Papers by Keyword: Interdiffusion

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Authors: Toshitada Shimozaki, Takahisa Okino, C.G. Lee, O. Taguchi
Abstract: In general, only one Kirkendall plane can be seen in a diffusion couple. However, bifurcate or trifurcate Kirkendall planes have been reported in Ti/TiAl3 or Co/CoSi2 multi-phase diffusion couples (M-couple) [1,2]. The authors [3] have previously shown a numerical technique to analyze the movement of multiple markers (M-M) embedded in a M-couple taking the molar volume change effect to the diffusion direction into account. Using this technique, one can visualize the places where vacancies (lattice planes) are annihilated or generated in the couple. Here, we try to demonstrate the bifurcate or trifurcate Kirkendall planes in the M-couple and clarify the limited conditions of bifurcate or trifurcate Kirkendall planes by using this numerical technique.
Authors: M. Danielewski, B. Wierzba, K. Tkacz-Śmiech
Abstract: Interdiffusion plays a significant role in the formation and stability of metallic joints and coatings. It is also of critical importance in designing advanced materials. Because commercial alloys are usually multicomponent, the key target is prediction of a complex morphology of the diffusion zone which grows between the alloys, alloy-coating, etc. In a two-component system, the diffusion zone can be composed of single-phase layers of the intermetallic compounds and solid solutions. The evolution of the composition and thicknesses of such layers are fairly well understood and consistent with the phase diagrams. The situation is qualitatively different in multicomponent systems. For example, the diffusion zone in a ternary system can be composed of single-and two-phase sublayers. Their number and thicknesses depend on the initial conditions, i.e. composition, component diffusivities and geometry of the system. The usual way of presenting the sequence of the layers and their compositions is by drawing a diffusion path which is, by definition, a mapping of the stationary concentrations onto the isothermal section of the equilibrium phase diagram. The diffusion path connects initial compositions of the diffusion couple and can go across the single-, two-and three-phase fields. It starts at the composition of one alloy and ends at the other. The possibility of mapping the concentration profiles onto the ternary isotherm has been postulated in one from the seventeen theorems by Kirkaldy and Brown [] for the diffusion path. The detailed presentation of all theorems was recently done by Morral []. Here we remind the reader only of the chosen ones (shown in italics).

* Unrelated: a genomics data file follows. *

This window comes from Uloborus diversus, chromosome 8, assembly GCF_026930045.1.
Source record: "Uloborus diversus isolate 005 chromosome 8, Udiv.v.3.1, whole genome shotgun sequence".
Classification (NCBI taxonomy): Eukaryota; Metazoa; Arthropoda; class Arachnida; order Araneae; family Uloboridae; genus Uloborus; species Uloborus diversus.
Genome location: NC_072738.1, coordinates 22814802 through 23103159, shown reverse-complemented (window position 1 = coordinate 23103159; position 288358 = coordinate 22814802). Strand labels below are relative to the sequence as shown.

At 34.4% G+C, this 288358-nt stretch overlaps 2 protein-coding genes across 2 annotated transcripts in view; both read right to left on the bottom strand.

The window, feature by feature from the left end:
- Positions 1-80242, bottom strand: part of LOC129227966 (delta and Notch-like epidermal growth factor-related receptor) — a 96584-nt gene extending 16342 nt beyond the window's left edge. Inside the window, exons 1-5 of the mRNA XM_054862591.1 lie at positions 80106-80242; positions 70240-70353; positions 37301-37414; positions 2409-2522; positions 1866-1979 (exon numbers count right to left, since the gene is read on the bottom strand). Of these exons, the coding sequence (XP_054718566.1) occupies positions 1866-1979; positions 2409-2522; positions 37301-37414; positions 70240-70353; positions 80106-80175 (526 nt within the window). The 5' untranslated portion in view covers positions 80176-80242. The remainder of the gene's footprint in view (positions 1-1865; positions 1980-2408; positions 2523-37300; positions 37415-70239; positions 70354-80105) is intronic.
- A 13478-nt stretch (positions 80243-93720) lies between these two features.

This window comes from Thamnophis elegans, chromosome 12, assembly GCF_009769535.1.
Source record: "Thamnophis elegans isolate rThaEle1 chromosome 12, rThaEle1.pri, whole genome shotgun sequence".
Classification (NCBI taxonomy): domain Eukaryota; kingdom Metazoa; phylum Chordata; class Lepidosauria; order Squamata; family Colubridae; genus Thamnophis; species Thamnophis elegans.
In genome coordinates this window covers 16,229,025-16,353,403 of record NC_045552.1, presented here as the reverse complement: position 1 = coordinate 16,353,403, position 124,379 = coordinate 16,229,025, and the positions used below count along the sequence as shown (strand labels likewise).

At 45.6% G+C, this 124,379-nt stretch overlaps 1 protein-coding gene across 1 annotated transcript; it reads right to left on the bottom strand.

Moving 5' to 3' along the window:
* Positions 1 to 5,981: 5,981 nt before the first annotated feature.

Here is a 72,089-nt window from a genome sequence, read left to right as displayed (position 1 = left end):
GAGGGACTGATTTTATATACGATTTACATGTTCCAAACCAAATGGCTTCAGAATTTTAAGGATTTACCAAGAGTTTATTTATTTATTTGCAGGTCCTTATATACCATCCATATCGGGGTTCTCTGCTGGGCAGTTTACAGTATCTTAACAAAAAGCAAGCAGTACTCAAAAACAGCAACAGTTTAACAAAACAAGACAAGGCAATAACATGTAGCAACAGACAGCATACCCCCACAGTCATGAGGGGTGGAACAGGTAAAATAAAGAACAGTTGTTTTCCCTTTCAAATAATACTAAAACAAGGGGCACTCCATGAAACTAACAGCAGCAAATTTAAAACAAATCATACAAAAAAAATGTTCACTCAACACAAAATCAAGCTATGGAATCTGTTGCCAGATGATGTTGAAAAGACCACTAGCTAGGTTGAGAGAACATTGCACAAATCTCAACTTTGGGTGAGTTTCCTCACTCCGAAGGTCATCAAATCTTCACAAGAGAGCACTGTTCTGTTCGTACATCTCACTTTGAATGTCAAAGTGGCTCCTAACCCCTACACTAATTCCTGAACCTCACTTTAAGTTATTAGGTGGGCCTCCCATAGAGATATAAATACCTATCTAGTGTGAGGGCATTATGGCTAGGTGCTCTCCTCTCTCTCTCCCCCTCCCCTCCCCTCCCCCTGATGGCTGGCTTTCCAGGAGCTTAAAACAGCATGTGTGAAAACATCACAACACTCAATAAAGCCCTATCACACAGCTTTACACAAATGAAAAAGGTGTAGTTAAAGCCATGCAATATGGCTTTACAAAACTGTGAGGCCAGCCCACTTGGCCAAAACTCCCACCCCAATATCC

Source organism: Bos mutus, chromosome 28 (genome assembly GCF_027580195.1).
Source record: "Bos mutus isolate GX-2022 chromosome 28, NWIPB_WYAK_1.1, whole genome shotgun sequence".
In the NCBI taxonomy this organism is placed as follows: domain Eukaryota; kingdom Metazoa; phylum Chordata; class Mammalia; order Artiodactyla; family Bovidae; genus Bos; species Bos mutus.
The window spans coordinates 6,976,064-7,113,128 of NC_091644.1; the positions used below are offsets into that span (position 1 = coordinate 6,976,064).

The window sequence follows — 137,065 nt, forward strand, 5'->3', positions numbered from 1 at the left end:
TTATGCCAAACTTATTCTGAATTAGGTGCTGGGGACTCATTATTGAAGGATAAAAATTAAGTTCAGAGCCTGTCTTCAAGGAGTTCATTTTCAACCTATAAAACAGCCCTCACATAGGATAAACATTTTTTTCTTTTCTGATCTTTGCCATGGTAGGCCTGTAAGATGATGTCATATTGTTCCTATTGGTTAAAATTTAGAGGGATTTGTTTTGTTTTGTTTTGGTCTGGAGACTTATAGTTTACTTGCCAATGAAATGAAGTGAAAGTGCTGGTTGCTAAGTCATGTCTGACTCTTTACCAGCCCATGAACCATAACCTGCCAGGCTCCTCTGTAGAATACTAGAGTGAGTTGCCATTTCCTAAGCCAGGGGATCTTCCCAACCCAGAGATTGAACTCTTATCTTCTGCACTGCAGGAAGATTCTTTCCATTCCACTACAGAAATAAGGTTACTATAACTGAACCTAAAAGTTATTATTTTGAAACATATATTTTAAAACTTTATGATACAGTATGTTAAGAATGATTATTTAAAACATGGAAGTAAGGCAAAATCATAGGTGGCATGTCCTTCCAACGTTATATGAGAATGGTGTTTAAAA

Authors: Michael Atzmon, E.W. Larsen
Authors: O.A. Alexeev, A.A. Shmakov, E.A. Smirnov
Authors: O.A. Alexeev, A.A. Shmakov, E.A. Smirnov
Authors: Soma Prasad, Aloke Paul
Abstract: The diffusion study in the V-Si system is reviewed. We show that the indirect method used previously to determine the diffusion parameters draws unnecessary error. Rather the method developed by Wagner should be used to calculate the diffusion parameters directly from the composition profile.
Authors: Irina V. Belova, Graeme E. Murch
Abstract: In this paper, we present and discuss some of the theoretical procedures that have been established recently for binary and ternary alloy systems for the purposes of analyzing chemical diffusion data (interdiffusion and intrinsic diffusion) alone and chemical diffusion data in combination with tracer diffusion data. Emphasis is put on extracting information about diffusion mechanisms by way of tracer correlation factors/vacancy-wind factors. Examples are taken from the intrinsic diffusion, interdiffusion and tracer diffusion data in the Ag-Cd and Ag-Cd-Zn, Fe-Ni-Cr and Cu-Fe-Ni alloy systems.
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